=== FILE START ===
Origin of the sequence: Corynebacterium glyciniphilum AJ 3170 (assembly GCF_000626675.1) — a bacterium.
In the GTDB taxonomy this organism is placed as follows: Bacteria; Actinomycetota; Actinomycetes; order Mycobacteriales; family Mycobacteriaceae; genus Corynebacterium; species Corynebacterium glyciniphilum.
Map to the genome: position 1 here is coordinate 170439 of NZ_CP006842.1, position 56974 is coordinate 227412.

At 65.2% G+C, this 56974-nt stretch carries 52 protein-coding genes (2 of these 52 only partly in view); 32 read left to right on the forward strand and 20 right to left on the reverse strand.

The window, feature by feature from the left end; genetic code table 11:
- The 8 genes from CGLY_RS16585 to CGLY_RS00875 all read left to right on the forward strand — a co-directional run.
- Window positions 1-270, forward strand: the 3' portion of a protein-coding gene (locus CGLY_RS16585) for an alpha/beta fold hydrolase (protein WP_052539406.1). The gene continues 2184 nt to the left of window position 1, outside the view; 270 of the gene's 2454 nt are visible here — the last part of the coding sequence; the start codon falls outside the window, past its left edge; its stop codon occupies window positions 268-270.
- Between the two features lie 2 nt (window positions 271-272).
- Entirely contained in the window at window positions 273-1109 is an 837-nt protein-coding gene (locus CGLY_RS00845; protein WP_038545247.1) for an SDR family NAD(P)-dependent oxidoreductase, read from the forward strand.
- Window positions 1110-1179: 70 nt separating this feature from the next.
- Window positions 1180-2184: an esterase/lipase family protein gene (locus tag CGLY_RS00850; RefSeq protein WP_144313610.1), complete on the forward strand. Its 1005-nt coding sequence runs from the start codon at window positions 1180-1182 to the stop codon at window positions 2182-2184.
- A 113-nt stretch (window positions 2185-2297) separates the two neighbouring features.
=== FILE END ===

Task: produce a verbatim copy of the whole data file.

Origin of the sequence: Corynebacterium glyciniphilum AJ 3170 (assembly GCF_000626675.1) — a bacterium.
In the GTDB taxonomy this organism is placed as follows: Bacteria; Actinomycetota; Actinomycetes; order Mycobacteriales; family Mycobacteriaceae; genus Corynebacterium; species Corynebacterium glyciniphilum.
Map to the genome: position 1 here is coordinate 170439 of NZ_CP006842.1, position 56974 is coordinate 227412.

At 65.2% G+C, this 56974-nt stretch carries 52 protein-coding genes (2 of these 52 only partly in view); 32 read left to right on the forward strand and 20 right to left on the reverse strand.

The window, feature by feature from the left end; genetic code table 11:
- The 8 genes from CGLY_RS16585 to CGLY_RS00875 all read left to right on the forward strand — a co-directional run.
- Window positions 1-270, forward strand: the 3' portion of a protein-coding gene (locus CGLY_RS16585) for an alpha/beta fold hydrolase (protein WP_052539406.1). The gene continues 2184 nt to the left of window position 1, outside the view; 270 of the gene's 2454 nt are visible here — the last part of the coding sequence; the start codon falls outside the window, past its left edge; its stop codon occupies window positions 268-270.
- Between the two features lie 2 nt (window positions 271-272).
- Entirely contained in the window at window positions 273-1109 is an 837-nt protein-coding gene (locus CGLY_RS00845; protein WP_038545247.1) for an SDR family NAD(P)-dependent oxidoreductase, read from the forward strand.
- Window positions 1110-1179: 70 nt separating this feature from the next.
- Window positions 1180-2184: an esterase/lipase family protein gene (locus tag CGLY_RS00850; RefSeq protein WP_144313610.1), complete on the forward strand. Its 1005-nt coding sequence runs from the start codon at window positions 1180-1182 to the stop codon at window positions 2182-2184.
- A 113-nt stretch (window positions 2185-2297) separates the two neighbouring features.